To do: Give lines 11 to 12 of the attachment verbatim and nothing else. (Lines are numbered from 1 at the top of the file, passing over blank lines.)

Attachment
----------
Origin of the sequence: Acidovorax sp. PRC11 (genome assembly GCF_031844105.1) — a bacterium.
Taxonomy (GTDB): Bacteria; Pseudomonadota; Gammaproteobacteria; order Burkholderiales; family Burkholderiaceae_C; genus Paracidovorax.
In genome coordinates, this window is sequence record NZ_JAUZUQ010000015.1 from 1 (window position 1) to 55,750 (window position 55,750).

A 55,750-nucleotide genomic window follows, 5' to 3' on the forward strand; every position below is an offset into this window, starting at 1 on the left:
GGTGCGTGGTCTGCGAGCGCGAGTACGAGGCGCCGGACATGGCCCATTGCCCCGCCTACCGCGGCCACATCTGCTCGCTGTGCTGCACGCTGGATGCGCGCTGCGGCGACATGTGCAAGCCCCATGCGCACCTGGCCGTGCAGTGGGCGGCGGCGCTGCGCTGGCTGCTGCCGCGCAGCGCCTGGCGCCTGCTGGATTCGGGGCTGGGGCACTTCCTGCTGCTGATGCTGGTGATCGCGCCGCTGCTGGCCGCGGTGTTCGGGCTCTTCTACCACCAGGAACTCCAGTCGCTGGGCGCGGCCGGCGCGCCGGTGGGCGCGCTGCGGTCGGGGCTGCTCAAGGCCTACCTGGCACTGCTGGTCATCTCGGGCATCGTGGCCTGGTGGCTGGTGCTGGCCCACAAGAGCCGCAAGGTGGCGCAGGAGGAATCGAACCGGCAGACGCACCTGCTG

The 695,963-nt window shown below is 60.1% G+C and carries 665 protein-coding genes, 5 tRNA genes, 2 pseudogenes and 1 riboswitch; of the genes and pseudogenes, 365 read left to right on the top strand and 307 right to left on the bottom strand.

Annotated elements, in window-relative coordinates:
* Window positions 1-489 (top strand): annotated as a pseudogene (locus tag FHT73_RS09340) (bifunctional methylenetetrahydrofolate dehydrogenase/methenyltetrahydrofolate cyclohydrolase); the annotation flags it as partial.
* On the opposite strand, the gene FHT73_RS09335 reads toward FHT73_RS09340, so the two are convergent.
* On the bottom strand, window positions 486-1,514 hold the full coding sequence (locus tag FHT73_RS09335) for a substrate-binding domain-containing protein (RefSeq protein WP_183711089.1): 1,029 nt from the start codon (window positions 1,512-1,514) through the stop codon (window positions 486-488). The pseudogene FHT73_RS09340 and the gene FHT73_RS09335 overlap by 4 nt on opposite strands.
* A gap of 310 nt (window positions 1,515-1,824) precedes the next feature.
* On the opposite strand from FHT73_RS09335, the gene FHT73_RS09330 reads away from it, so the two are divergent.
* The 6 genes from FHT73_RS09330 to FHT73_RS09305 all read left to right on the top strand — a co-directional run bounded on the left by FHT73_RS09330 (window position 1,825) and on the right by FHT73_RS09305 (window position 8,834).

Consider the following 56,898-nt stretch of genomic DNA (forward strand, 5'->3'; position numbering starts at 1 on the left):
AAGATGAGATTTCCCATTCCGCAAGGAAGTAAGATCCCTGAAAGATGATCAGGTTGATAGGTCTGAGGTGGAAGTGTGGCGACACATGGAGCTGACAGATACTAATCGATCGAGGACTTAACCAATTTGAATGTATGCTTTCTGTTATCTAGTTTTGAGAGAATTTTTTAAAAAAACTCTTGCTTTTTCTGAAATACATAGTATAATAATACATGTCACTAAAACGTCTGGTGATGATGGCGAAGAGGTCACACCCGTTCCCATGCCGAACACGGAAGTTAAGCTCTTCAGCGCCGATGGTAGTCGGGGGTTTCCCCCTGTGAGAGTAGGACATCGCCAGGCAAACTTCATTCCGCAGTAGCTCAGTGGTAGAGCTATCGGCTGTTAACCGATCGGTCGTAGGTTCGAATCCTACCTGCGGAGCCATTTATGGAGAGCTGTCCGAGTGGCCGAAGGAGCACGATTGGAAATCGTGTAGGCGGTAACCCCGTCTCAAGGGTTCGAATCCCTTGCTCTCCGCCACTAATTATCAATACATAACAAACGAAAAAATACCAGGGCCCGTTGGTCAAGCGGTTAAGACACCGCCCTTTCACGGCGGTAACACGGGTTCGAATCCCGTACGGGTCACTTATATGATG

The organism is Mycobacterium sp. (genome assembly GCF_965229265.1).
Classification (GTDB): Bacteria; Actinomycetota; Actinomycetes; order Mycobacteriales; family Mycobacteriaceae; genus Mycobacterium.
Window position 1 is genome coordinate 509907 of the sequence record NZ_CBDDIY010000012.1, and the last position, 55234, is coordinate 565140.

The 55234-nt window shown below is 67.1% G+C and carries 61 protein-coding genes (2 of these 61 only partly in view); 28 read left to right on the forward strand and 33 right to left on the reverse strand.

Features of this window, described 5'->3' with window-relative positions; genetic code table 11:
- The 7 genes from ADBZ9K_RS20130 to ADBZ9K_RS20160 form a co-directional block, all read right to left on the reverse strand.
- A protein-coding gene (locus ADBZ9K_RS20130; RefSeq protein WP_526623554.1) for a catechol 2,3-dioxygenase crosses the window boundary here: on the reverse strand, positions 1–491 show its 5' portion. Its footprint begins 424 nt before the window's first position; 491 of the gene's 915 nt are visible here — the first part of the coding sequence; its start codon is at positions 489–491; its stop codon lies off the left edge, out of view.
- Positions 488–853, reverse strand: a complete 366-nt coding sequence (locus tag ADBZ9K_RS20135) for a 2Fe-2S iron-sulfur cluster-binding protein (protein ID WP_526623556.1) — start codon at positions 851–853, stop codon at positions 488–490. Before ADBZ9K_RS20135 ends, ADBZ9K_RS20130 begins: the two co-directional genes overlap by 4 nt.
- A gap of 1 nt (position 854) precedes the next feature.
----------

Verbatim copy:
* A gap of 310 nt (window positions 1,515-1,824) precedes the next feature.
* On the opposite strand from FHT73_RS09335, the gene FHT73_RS09330 reads away from it, so the two are divergent.